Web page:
Officially the fourth in the presumed seven of the ‘Song of Ice and Fire’ series, this book was originally intended to be one with its sequel, A Dance with Dragons. Due to its sheer length, the manuscript was split into two books along mostly geographical lines rather than the perhaps more obvious chronological split. This was kind of problematic for me, as I really missed certain favourite characters here. There was also a sudden shift to bring in a number of storylines set in Dorne, which until now hadn’t really made an appearance. This felt to me like Martin was running out of characters, after the high body count in the previous books.
The chapters here are told from the perspectives of Cersei Lannister, Jaime Lannister, Brienne of Tarth, Sansa Stark, Arya Stark, Samwell Tarly (though not at the Wall), Aeron Greyjoy (Theon’s uncle), Asha Greyjoy (Theon’s sister – called Yara in the HBO series), Victarion Greyjoy (another uncle), Areo Hotah (Captain of the Guard in Dorne), Arys Oakheart (the Kingsguard who went to Dorne with Princess Myrcella) and Arianne Martell (heir to the Dorne throne). You can see that the emphasis here really is on Dorne and the Iron Islands.
One thing I did particularly like was the introduction of another religion. The Iron Islanders worship the Drowned God, and the traditional baptism is actually to be drowned in salt water and then resuscitated. Those are some hardcore believers, right there. Cersei Lannister’s story is also more interesting here than in previous novels – she has finally consolidated power and is effectively ruling Westeros herself through her son, only she’s not actually very good at it. All her scheming and grasping to gain power has basically led her to a position where she constantly suspects everyone around her. The saddest thing is that she has no awareness that she simply does not have the political savvy of her father or brother Tyrion. Even though she now has Jaime back, she simply cannot accept him maimed and even his support is lost to her. Littlefinger has the other really interesting storyline here – this man knows how to play the long game! Compared to what we’ve seen in the show, his machinations run a lot deeper and his ambitions are much greater than you may have suspected.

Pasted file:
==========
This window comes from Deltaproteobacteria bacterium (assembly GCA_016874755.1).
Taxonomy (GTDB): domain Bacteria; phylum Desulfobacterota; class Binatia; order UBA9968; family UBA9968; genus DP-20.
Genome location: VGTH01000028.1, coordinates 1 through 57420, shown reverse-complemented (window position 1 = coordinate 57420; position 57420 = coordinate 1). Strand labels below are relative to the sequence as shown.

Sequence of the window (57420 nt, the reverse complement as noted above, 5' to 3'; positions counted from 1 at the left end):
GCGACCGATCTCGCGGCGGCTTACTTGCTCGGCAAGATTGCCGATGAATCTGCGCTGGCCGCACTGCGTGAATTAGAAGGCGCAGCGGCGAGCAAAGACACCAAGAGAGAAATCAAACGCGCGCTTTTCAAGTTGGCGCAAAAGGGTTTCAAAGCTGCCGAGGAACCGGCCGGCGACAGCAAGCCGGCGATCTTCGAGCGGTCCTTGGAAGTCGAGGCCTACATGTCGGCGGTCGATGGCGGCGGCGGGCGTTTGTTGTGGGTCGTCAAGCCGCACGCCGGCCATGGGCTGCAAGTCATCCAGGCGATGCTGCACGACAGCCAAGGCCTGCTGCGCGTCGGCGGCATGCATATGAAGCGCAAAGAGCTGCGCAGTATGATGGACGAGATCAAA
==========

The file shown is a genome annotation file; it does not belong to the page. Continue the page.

This is probably my least favourite of the series so far, but I did still race through it.